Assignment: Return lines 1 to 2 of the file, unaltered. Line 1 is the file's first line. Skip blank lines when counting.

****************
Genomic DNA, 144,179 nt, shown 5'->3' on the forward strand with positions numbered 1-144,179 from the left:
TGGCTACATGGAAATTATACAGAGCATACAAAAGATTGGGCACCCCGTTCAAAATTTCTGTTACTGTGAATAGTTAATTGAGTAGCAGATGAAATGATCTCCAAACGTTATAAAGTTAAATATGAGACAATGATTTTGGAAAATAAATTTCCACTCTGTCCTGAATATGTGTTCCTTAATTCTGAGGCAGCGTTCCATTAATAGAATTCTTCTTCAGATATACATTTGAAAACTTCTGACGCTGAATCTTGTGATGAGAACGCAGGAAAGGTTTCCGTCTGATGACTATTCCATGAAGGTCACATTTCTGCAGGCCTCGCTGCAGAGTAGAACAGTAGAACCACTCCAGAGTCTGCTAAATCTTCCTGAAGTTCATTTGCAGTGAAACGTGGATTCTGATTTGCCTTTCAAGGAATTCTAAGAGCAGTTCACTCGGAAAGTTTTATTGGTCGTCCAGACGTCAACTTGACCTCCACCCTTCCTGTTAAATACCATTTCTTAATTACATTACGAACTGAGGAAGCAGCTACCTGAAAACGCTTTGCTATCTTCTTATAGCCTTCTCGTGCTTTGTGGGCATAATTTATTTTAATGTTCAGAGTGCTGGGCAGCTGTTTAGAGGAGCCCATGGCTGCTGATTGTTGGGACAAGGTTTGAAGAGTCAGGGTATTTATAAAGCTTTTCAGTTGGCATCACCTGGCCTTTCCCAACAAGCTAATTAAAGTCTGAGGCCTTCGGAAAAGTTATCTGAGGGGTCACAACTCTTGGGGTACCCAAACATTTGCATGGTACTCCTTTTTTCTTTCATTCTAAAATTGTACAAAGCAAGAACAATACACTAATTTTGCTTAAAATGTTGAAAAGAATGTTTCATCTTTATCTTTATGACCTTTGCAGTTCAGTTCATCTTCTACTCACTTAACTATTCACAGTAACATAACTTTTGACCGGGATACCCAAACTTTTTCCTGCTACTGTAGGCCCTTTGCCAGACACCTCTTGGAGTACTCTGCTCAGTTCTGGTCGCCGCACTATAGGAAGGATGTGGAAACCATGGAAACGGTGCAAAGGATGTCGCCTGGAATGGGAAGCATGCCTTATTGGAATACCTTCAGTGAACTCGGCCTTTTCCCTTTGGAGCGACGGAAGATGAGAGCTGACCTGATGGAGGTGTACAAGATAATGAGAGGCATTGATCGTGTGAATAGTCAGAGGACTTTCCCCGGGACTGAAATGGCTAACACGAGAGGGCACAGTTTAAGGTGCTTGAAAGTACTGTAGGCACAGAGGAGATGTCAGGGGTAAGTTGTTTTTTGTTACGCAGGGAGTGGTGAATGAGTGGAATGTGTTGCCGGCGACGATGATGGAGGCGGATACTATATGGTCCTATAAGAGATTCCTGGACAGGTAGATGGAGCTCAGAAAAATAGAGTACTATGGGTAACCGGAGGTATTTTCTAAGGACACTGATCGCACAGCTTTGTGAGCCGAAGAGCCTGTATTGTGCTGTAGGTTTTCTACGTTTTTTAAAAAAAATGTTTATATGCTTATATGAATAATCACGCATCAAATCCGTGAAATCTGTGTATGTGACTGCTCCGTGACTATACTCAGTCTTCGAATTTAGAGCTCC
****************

Genomic DNA, 144,179 nt, shown 5'->3' on the forward strand with positions numbered 1-144,179 from the left:
TGGCTACATGGAAATTATACAGAGCATACAAAAGATTGGGCACCCCGTTCAAAATTTCTGTTACTGTGAATAGTTAATTGAGTAGCAGATGAAATGATCTCCAAACGTTATAAAGTTAAATATGAGACAATGATTTTGGAAAATAAATTTCCACTCTGTCCTGAATATGTGTTCCTTAATTCTGAGGCAGCGTTCCATTAATAGAATTCTTCTTCAGATATACATTTGAAAACTTCTGACGCTGAATCTTGTGATGAGAACGCAGGAAAGGTTTCCGTCTGATGACTATTCCATGAAGGTCACATTTCTGCAGGCCTCGCTGCAGAGTAGAACAGTAGAACCACTCCAGAGTCTGCTAAATCTTCCTGAAGTTCATTTGCAGTGAAACGTGGATTCTGATTTGCCTTTCAAGGAATTCTAAGAGCAGTTCACTCGGAAAGTTTTATTGGTCGTCCAGACGTCAACTTGACCTCCACCCTTCCTGTTAAATACCATTTCTTAATTACATTACGAACTGAGGAAGCAGCTACCTGAAAACGCTTTGCTATCTTCTTATAGCCTTCTCGTGCTTTGTGGGCATAATTTATTTTAATGTTCAGAGTGCTGGGCAGCTGTTTAGAGGAGCCCATGGCTGCTGATTGTTGGGACAAGGTTTGAAGAGTCAGGGTATTTATAAAGCTTTTCAGTTGGCATCACCTGGCCTTTCCCAACAAGCTAATTAAAGTCTGAGGCCTTCGGAAAAGTTATCTGAGGGGTCACAACTCTTGGGGTACCCAAACATTTGCATGGTACTCCTTTTTTCTTTCATTCTAAAATTGTACAAAGCAAGAACAATACACTAATTTTGCTTAAAATGTTGAAAAGAATGTTTCATCTTTATCTTTATGACCTTTGCAGTTCAGTTCATCTTCTACTCACTTAACTATTCACAGTAACATAACTTTTGACCGGGATACCCAAACTTTTTCCTGCTACTGTAGGCCCTTTGCCAGACACCTCTTGGAGTACTCTGCTCAGTTCTGGTCGCCGCACTATAGGAAGGATGTGGAAACCATGGAAACGGTGCAAAGGATGTCGCCTGGAATGGGAAGCATGCCTTATTGGAATACCTTCAGTGAACTCGGCCTTTTCCCTTTGGAGCGACGGAAGATGAGAGCTGACCTGATGGAGGTGTACAAGATAATGAGAGGCATTGATCGTGTGAATAGTCAGAGGACTTTCCCCGGGACTGAAATGGCTAACACGAGAGGGCACAGTTTAAGGTGCTTGAAAGTACTGTAGGCACAGAGGAGATGTCAGGGGTAAGTTGTTTTTTGTTACGCAGGGAGTGGTGAATGAGTGGAATGTGTTGCCGGCGACGATGATGGAGGCGGATACTATATGGTCCTATAAGAGATTCCTGGACAGGTAGATGGAGCTCAGAAAAATAGAGTACTATGGGTAACCGGAGGTATTTTCTAAGGACACTGATCGCACAGCTTTGTGAGCCGAAGAGCCTGTATTGTGCTGTAGGTTTTCTACGTTTTTTAAAAAAAATGTTTATATGCTTATATGAATAATCACGCATCAAATCCGTGAAATCTGTGTATGTGACTGCTCCGTGACTATACTCAGTCTTCGAATTTAGAGCTCC